Beat Procrastination with The 5 Second Rule
Make Life Easier
This week, we’re talking about the amazing Mel Robbins, and her trick for beating procrastination that she calls The 5 Second Rule.
The Amazing Mel Robbins
Mel Robbins is a CNN commentator and motivational speaker.
Back in June of 2011, she gave a TED Talk called How to Stop Screwing Yourself Over. At the tail-end of the talk, she briefly mentioned her 5 Second Rule idea.
It exploded. From there, the 5 Second Rule morphed into a bestselling book by the same name, The 5 Second Rule
According to Mel, procrastination is…
…not a form of laziness at all. It’s a coping mechanism for stress.
Most folks think that if they could simply get motivated, they’d beat procrastination. Mel says that’s not the case.
She says that, most times, it’s our fear that’s holding us back.
The fear of sucking, of not being good enough, of feeling like a loser—none of us wants to face that reality. So we avoid it like the plague.
What is The 5 Second Rule?
The 5 Second Rule: The moment you have an instinct to act, you must count 5-4-3-2-1 and physically move or your brain will stop you.
Seriously, that’s it. It’s that simple. And, it really works.
Why Does it Work?
It’s science! Mel spends much of her book covering the science behind why this technique really works — why it really helps you beat procrastination.
As humans, we feel first and think second. Because of this, we let our feelings get the better of us.
From the book: “According to neuroscientist Antonio Damasio, it’s our feelings that decide for us 95% of the time. You feel before you think. You feel before you act. As Damasio puts it, human beings are ‘feeling machines that think’ not ‘thinking machines that feel.’ And that’s how you ultimately make decisions—based on how you feel.”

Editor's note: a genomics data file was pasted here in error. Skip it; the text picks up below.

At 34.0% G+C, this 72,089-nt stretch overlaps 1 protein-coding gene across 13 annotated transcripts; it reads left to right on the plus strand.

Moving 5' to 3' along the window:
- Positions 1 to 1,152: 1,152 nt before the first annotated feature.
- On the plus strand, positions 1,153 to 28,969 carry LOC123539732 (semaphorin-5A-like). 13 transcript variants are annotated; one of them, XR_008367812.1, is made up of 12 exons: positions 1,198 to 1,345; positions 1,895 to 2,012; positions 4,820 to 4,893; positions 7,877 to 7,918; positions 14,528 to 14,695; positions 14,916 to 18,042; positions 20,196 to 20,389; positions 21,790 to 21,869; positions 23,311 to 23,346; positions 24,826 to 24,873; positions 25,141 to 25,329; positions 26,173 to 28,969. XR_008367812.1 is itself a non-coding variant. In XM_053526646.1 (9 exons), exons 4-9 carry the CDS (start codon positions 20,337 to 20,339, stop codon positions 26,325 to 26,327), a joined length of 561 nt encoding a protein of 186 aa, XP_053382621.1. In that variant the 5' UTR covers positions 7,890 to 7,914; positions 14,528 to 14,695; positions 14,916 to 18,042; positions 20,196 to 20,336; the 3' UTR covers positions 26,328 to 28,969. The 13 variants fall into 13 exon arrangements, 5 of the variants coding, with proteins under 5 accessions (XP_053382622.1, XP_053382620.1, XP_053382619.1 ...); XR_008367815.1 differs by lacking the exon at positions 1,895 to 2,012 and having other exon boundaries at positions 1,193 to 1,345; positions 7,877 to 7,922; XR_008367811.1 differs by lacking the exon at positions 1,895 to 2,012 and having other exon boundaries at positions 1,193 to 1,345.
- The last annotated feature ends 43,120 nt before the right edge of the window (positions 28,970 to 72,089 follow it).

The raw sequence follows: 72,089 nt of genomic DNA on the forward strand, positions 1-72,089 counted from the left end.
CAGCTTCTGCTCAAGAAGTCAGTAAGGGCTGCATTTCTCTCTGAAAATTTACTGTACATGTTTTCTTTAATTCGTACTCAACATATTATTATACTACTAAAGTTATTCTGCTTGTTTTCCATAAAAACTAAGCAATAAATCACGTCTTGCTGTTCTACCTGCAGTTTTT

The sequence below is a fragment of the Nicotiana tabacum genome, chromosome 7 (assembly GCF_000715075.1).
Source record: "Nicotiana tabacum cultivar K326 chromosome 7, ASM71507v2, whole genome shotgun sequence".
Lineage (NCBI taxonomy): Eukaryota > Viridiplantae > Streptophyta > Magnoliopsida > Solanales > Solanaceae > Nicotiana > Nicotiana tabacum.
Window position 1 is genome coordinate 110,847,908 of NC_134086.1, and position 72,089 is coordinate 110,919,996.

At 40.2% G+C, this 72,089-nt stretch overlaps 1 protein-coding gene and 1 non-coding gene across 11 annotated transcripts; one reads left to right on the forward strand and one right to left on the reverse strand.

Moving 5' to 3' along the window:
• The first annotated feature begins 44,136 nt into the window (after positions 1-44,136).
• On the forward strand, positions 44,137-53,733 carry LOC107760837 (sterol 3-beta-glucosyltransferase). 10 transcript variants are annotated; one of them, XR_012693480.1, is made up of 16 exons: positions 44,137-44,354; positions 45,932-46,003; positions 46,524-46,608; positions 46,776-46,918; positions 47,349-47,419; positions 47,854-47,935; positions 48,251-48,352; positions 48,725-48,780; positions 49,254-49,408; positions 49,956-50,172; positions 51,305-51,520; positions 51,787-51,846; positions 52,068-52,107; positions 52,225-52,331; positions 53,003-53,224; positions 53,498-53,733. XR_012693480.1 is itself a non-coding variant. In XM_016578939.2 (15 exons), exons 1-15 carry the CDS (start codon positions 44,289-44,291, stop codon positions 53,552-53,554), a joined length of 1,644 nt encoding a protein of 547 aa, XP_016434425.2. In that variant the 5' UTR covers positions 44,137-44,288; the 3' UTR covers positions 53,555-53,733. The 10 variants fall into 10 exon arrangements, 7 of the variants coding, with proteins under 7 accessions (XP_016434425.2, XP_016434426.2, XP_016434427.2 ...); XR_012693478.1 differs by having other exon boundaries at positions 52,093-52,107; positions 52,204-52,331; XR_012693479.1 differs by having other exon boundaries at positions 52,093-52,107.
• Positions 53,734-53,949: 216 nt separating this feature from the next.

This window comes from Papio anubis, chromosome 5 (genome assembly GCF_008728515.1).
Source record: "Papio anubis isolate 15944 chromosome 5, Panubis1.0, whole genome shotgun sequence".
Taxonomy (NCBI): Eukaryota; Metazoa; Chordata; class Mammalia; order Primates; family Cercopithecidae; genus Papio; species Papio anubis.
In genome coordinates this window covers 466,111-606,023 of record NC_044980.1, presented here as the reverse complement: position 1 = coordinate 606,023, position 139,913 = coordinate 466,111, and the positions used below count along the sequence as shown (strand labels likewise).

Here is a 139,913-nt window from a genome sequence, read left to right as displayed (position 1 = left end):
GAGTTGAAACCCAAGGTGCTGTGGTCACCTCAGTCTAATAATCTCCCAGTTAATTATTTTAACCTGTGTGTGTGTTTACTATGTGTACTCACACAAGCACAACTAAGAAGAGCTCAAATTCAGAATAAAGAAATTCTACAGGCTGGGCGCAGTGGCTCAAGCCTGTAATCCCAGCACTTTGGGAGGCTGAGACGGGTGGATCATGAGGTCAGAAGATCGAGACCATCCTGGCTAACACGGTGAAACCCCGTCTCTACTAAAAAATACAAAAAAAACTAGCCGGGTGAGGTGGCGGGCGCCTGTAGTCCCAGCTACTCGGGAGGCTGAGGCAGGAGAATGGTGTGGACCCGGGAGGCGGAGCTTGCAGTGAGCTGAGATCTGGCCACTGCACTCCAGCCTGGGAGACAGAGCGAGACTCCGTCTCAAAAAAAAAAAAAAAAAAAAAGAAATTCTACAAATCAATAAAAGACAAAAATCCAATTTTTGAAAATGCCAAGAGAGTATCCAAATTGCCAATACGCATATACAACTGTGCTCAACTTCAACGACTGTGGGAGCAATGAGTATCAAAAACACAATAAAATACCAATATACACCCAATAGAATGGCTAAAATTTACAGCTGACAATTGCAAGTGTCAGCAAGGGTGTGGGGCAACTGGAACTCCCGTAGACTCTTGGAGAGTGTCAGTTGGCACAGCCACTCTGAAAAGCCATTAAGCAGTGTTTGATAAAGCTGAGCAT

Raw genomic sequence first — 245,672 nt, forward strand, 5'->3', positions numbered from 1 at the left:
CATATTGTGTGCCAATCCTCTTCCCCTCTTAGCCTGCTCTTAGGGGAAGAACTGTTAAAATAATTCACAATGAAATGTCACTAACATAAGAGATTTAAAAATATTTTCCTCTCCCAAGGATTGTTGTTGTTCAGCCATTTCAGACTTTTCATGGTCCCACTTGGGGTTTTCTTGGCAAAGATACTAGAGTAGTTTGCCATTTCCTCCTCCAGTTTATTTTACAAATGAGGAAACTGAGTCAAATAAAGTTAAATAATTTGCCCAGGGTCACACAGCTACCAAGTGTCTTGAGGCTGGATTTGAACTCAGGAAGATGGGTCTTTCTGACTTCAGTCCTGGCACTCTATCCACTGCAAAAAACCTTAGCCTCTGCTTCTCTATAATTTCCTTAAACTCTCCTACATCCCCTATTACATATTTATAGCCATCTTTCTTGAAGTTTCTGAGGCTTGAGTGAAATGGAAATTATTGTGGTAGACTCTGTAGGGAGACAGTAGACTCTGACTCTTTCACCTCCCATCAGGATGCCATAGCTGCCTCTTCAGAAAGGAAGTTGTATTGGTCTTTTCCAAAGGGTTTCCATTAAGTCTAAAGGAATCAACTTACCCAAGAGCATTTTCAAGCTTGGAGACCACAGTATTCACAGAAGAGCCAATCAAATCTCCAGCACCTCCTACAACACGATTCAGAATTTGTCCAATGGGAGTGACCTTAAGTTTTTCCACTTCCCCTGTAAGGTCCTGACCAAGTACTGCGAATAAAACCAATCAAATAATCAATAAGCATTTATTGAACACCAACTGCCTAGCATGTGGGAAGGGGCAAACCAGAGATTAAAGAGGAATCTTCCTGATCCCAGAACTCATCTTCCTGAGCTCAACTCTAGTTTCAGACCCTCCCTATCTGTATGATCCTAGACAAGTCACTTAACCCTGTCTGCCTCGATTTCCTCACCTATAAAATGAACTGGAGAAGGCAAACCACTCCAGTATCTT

Mel says that it only takes 5 seconds for us to talk ourselves out of doing what we need to do. Therefore, she explains that The 5 Second Rule accomplishes two things:
- Counting backward interrupts habit. It forces a mental shift away from feelings and prompts you to act
- Physical movement helps you override that startup inertia
The Action-Inspiration-Motivation Loop
Let’s consider the action-inspiration-motivation loop:
Most folks believe that, in order to take action, we must first be inspired. Then we’ll become motivated enough to act.
In fact though, this pattern is a loop: If we simply start by taking action, inspiration will follow, which will bring motivation with it. It’s a loop that reinforces itself!
The 5 Second Rule helps propel us into action, even when we don’t feel like it.
I don’t know when we all bought into the idea that in order to change you must “feel” eager or “feel” motivated to act. It’s complete garbage. The moment it’s time to assert yourself, you will not feel motivated. In fact, you won’t feel like doing anything at all.
A Quick 5 Second Rule Cheat Sheet
Maybe you’re thinking: Alright, this is all fine and good, but when is it really useful? Here’a quick rundown of possible times to use the rule to jog your imagination.
First, recall the rule: The moment you have an instinct to act, you must count 5-4-3-2-1 and physically move or your brain will stop you.
Now, use it in any of these situations:
When you want to shift your mindset / attitude
- During tense conversations
- When driving in traffic
- Standing in line, frustrated, in the store
- Flying on an airplane
Beat procrastination: Starting when you don’t feel like it
- Moving your butt off the couch
- Getting out of bed in the morning
- Starting work
- Cleaning the house
Interrupting anxiety or worry
- Mel covers this in depth in the book!
- She uses the Rule to stop anxiety in its tracks, and to refocus her mind on something more positive
- “As soon as I catch myself worrying, I use the Rule, 5- 4- 3- 2- 1 and I think of something more positive—like the thought of [my husband] smiling as he drives down the road.”
- “Then I asked myself two simple questions: ‘What am I grateful for in this moment? What do I want to remember?’ When you ask that simple question, you impact your brain at a biological level. In order to respond you have to take stock of your life, relationships, and work and search for an answer in the moment.”
- “Feeling grateful doesn’t just feel good. According to neuroscientist Alex Korb, it changes your brain chemistry by activating the brainstem region that produces dopamine.”
- Interrupting bad habits
- Forming new, good habits
So I made myself a simple promise: If I knew that I should do something that could change me for the better, then I would use the Rule to push myself to do it, regardless of how I felt.
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